22 Sep There’s More Than One Way to Be Smart
As we progress in our careers and work with all kinds of people, it’s easy to fall into the trap of believing there’s just one or two areas of strength that are the most important–and that everyone should strive to develop these in order to advance.
Psychologist Howard Gardner, however, pointed out seven different “types of intelligence” that each of us possess in some quantity. Gardner noted that one of these tends to develop more than others and became the primary, unique way in which a person excels. Here they are:
1. Linguistic Intelligence: Characterized by a strong ability to express one’s self both verbally and in writing, and to understand the viewpoint of others.
2. Logic Intelligence: An ability to manage mathematics and logic with ease, possessing quick insight that helps solve complex problems and divide them into smaller steps in a well-organized and disciplined manner.
3. Kinesthetic Intelligence: The ease of the body in expressing itself, with a great sense of space, distance, depth, and size, often seen in Olympic and high performance athletes with their excellent coordination and motor skills.
4. Spatial Intelligence: Characterized by an ability to create, imagine, and draw 2-D and 3-D images, often possessed by professionals in gaming, architecture, multimedia, and aerospace.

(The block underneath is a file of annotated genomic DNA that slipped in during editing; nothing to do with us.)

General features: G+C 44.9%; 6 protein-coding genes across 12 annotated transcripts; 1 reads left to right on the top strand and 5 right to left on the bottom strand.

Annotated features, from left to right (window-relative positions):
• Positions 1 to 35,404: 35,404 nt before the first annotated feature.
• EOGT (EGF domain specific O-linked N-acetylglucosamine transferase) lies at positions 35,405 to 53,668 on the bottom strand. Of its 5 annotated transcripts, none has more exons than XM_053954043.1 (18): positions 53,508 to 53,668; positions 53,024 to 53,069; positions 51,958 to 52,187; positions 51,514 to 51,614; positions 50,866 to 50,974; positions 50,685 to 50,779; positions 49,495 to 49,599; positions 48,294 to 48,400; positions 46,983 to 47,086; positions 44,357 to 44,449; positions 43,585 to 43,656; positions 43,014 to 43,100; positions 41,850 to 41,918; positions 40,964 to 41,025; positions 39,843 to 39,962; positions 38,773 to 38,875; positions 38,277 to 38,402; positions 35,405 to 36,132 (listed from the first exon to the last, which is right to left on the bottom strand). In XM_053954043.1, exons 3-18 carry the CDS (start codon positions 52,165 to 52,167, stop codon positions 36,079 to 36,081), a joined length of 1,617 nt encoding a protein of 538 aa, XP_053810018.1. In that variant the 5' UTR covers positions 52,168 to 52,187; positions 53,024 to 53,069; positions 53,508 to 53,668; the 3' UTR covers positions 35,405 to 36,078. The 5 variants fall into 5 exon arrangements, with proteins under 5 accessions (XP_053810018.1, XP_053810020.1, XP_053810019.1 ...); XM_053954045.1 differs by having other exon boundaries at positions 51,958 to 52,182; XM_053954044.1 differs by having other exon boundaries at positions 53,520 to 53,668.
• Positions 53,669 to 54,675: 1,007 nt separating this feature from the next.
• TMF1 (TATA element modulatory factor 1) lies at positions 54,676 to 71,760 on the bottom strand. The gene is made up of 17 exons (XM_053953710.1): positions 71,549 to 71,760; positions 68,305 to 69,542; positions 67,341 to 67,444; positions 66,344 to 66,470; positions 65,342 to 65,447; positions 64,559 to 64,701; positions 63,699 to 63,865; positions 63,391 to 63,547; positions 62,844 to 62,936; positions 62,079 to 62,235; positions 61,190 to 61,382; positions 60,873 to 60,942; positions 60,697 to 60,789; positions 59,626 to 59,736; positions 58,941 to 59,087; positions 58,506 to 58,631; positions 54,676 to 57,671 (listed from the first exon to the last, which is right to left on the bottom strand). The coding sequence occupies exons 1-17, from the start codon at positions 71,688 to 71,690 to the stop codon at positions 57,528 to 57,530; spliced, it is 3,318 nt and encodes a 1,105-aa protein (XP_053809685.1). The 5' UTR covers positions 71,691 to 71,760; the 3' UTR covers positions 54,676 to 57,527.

5. Musical Intelligence: Shows up in those who can listen to sound and music and identify different patterns and notes with ease, and can easily create harmonies and songs and learn to play an instrument from the simple knowledge of theory or by listening to a piece of music.
6. Interpersonal Intelligence: Often a characteristic of “born leaders,” showing up in practical, responsible behaviors in people who are calm, listen well, and speak well and thus are able to effectively influence people and know how to bring out their best qualities.
7. Intrapersonal Intelligence: A characteristic of someone who is deeply connected with themselves; a person usually more reserved, but commanding great admiration from their peers.
Is one of these intelligences your unique calling card, and are you giving yourself enough credit for how talented you are in this arena? Are you pursuing opportunities each day to utilize this area of intelligence more and more, while continue to learn more about it?
If not, it might be time to start some new conversations with your manager and those around you. Don’t ever assume you don’t have what it takes, just because you’re not similar enough to others who are doing well in a particular role.